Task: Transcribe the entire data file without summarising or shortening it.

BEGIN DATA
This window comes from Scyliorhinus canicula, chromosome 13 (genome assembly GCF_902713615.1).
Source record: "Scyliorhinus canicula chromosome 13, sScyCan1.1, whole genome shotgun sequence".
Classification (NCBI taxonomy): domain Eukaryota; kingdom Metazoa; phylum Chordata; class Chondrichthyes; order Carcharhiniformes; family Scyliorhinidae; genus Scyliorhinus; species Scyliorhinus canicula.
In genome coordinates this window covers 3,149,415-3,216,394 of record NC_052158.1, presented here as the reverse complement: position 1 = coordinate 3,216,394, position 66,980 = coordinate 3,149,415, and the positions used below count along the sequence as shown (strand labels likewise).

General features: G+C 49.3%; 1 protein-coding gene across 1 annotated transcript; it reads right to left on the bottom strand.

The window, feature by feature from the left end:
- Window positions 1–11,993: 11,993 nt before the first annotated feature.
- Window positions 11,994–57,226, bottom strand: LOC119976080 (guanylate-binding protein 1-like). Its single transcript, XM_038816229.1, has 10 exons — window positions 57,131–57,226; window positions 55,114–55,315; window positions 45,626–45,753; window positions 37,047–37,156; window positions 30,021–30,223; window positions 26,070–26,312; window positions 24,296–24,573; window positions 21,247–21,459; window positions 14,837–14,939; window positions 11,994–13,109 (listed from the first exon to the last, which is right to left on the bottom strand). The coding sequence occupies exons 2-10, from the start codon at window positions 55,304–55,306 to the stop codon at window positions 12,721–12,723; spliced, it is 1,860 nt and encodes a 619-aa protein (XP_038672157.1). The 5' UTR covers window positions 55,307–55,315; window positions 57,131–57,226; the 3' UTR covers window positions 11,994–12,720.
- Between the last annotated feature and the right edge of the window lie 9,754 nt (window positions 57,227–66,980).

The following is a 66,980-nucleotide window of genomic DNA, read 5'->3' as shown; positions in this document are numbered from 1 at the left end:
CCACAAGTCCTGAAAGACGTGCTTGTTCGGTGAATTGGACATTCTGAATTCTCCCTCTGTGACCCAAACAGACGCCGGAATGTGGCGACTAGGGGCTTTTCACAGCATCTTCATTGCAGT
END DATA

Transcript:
This window comes from Scyliorhinus canicula, chromosome 13 (genome assembly GCF_902713615.1).
Source record: "Scyliorhinus canicula chromosome 13, sScyCan1.1, whole genome shotgun sequence".
Classification (NCBI taxonomy): domain Eukaryota; kingdom Metazoa; phylum Chordata; class Chondrichthyes; order Carcharhiniformes; family Scyliorhinidae; genus Scyliorhinus; species Scyliorhinus canicula.
In genome coordinates this window covers 3,149,415-3,216,394 of record NC_052158.1, presented here as the reverse complement: position 1 = coordinate 3,216,394, position 66,980 = coordinate 3,149,415, and the positions used below count along the sequence as shown (strand labels likewise).

General features: G+C 49.3%; 1 protein-coding gene across 1 annotated transcript; it reads right to left on the bottom strand.

The window, feature by feature from the left end:
- Window positions 1–11,993: 11,993 nt before the first annotated feature.
- Window positions 11,994–57,226, bottom strand: LOC119976080 (guanylate-binding protein 1-like). Its single transcript, XM_038816229.1, has 10 exons — window positions 57,131–57,226; window positions 55,114–55,315; window positions 45,626–45,753; window positions 37,047–37,156; window positions 30,021–30,223; window positions 26,070–26,312; window positions 24,296–24,573; window positions 21,247–21,459; window positions 14,837–14,939; window positions 11,994–13,109 (listed from the first exon to the last, which is right to left on the bottom strand). The coding sequence occupies exons 2-10, from the start codon at window positions 55,304–55,306 to the stop codon at window positions 12,721–12,723; spliced, it is 1,860 nt and encodes a 619-aa protein (XP_038672157.1). The 5' UTR covers window positions 55,307–55,315; window positions 57,131–57,226; the 3' UTR covers window positions 11,994–12,720.
- Between the last annotated feature and the right edge of the window lie 9,754 nt (window positions 57,227–66,980).

The following is a 66,980-nucleotide window of genomic DNA, read 5'->3' as shown; positions in this document are numbered from 1 at the left end:
CCACAAGTCCTGAAAGACGTGCTTGTTCGGTGAATTGGACATTCTGAATTCTCCCTCTGTGACCCAAACAGACGCCGGAATGTGGCGACTAGGGGCTTTTCACAGCATCTTCATTGCAGT